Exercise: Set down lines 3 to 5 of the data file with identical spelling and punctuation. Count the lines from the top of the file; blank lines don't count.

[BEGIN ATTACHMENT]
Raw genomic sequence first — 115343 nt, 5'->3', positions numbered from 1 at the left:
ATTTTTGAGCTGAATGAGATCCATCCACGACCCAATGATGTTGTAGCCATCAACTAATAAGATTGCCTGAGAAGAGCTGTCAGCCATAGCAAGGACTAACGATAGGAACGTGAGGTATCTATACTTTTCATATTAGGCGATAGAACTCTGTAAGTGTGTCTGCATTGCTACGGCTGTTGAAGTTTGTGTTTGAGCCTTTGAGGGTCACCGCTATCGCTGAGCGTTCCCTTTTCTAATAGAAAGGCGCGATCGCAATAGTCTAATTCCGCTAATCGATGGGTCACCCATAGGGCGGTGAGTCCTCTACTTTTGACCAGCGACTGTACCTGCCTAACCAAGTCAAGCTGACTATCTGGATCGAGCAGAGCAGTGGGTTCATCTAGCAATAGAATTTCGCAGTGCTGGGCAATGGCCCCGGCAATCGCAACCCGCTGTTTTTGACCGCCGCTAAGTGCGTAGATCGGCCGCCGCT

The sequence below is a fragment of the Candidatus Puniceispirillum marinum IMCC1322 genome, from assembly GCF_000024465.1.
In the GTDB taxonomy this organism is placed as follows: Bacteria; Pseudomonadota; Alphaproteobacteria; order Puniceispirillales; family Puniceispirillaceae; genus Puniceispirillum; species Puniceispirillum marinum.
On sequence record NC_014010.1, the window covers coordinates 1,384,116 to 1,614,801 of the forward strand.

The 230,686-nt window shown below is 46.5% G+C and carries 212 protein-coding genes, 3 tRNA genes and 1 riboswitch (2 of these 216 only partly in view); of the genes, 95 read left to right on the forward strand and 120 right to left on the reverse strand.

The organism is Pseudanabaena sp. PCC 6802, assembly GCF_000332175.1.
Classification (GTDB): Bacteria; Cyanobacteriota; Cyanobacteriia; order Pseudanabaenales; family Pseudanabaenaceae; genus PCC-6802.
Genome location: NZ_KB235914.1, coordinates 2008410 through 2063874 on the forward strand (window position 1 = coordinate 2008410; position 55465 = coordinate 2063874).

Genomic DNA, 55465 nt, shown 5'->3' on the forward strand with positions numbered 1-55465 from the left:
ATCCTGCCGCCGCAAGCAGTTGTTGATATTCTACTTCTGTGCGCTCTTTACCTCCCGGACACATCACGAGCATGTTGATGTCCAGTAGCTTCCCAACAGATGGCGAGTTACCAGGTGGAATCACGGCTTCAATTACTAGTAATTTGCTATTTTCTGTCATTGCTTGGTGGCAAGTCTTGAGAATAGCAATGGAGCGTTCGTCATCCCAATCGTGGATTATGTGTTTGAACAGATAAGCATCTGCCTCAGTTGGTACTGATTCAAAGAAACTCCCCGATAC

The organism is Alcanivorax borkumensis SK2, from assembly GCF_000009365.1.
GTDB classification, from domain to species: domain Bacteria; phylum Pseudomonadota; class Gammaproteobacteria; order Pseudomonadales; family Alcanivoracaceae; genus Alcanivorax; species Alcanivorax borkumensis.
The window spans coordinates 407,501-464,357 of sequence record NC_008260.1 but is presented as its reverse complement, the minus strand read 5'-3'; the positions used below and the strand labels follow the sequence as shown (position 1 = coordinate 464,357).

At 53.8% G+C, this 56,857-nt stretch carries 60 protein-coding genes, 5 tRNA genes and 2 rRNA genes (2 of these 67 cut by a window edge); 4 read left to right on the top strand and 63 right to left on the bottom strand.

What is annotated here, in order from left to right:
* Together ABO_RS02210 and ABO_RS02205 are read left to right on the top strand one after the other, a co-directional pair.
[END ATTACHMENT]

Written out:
The sequence below is a fragment of the Candidatus Puniceispirillum marinum IMCC1322 genome, from assembly GCF_000024465.1.
In the GTDB taxonomy this organism is placed as follows: Bacteria; Pseudomonadota; Alphaproteobacteria; order Puniceispirillales; family Puniceispirillaceae; genus Puniceispirillum; species Puniceispirillum marinum.
On sequence record NC_014010.1, the window covers coordinates 1,384,116 to 1,614,801 of the forward strand.